Cleveland, Ohio – One of the largest suppliers of turbochargers in the world is buying General Motors’s (GM’s) former parts division Delphi for $3.3 billion in a bid to become a major supplier of powertrains for hybrids and electric vehicles (EVs).
BorgWarner has several electric system technologies, mainly centered around hybrids or electrified power boosting such as electric turbochargers. Delphi will provide more technologies and expertise in power conversion for fully electric cars, electronic controls, automotive integrated circuits.
“Combining with Delphi Technologies is consistent with BorgWarner’s evolution towards the propulsion market of the future and would enable BorgWarner to maintain flexibility across combustion, hybrid, and electric propulsion,” company officials said in announcing the purchase.
Following the purchase, which the companies expect to close by the end of 2020, BorgWarner’s current shareholders will own about 84% of the merged company with 16% going to Delphi.
In addition to electric drive, both companies offer a range of gasoline and diesel technologies. In addition to turbocharges, BorgWarner is a major supplier of transmission systems, starter motors, variable valvetrain systems, and other powertrain components. Delphi offers high-pressure gasoline direct-injection fuel systems, ignition systems, high-accuracy fuel gages, and test equipment.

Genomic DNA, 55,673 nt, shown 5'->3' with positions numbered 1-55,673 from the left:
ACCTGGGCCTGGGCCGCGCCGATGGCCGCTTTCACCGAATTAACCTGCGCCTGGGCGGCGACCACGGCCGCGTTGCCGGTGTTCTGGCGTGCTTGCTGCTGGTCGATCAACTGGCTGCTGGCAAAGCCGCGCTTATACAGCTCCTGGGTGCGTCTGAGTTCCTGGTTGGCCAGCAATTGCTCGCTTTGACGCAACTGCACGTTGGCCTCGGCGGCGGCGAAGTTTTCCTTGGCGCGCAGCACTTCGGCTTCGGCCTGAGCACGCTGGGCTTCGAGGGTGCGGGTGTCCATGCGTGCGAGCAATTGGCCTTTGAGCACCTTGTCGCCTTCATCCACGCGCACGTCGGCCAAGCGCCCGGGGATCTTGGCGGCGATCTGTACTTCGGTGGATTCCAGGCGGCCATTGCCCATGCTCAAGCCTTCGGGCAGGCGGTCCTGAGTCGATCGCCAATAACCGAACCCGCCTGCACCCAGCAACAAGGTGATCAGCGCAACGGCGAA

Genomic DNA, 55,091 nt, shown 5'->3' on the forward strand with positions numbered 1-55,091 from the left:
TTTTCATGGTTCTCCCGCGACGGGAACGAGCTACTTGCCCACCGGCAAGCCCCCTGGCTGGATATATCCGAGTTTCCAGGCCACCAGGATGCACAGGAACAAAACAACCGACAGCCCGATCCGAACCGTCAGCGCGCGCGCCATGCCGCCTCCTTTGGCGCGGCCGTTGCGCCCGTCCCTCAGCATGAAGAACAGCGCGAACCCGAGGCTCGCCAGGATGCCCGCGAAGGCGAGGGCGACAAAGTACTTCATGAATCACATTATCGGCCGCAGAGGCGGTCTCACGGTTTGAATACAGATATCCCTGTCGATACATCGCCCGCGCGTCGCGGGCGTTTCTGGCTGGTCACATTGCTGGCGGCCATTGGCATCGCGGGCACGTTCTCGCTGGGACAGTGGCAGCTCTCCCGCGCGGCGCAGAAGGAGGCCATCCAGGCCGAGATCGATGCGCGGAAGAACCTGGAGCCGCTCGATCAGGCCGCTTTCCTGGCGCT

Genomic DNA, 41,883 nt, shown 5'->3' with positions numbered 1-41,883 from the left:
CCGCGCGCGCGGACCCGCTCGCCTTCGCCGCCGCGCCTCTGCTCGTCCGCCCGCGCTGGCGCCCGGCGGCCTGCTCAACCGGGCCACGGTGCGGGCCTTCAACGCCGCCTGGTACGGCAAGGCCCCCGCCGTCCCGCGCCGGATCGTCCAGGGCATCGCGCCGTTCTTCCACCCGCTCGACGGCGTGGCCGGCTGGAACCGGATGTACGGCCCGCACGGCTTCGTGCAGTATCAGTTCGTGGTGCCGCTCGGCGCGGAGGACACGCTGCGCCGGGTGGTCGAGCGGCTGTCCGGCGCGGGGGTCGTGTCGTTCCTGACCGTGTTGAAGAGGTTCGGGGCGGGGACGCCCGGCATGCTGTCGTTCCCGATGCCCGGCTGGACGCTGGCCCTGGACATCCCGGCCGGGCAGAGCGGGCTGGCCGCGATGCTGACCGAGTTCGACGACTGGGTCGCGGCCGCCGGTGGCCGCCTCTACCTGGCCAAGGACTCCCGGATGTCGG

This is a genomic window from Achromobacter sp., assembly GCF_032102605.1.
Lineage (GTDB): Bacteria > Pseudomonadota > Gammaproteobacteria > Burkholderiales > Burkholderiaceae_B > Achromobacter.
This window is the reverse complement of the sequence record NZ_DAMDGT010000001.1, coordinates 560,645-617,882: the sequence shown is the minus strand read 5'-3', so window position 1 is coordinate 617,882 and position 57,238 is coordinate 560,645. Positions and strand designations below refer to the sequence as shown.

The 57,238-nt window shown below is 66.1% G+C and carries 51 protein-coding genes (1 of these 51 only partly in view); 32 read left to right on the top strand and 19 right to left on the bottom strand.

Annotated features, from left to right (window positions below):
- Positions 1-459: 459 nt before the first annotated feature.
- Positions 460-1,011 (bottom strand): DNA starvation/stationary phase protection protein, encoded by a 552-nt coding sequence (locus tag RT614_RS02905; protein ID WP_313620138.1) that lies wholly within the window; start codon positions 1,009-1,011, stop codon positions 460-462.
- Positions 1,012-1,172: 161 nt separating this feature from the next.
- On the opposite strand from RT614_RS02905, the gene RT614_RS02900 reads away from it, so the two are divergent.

In 2019, the companies had a combined $14.5 billion in sales.
“This exciting transaction represents the next step in BorgWarner’s balanced propulsion strategy, strengthening our position in electrified propulsion as well as our combustion, commercial vehicle, and aftermarket businesses,” said Frédéric Lissalde, president and CEO of BorgWarner who will continue to hold that position following the merger.
On the power electronics side, BorgWarner officials say they’re excited to get Delphi’s:
- High-voltage inverters
- On-board chargers
- Battery management systems
- Systems integration
- Thermal management
BorgWarner hopes to cut costs by $125 million by 2023, primarily in administrative and procurement savings.
About the author: Robert Schoenberger is the editor of Today's Motor Vehicles and a contributor to Today's Medical Developments and Aerospace Manufacturing and Design. He has written about the automotive industry for more than 19 years at The Plain Dealer in Cleveland, Ohio; The Courier-Journal in Louisville, Kentucky; and The Clarion-Ledger in Jackson, Mississippi.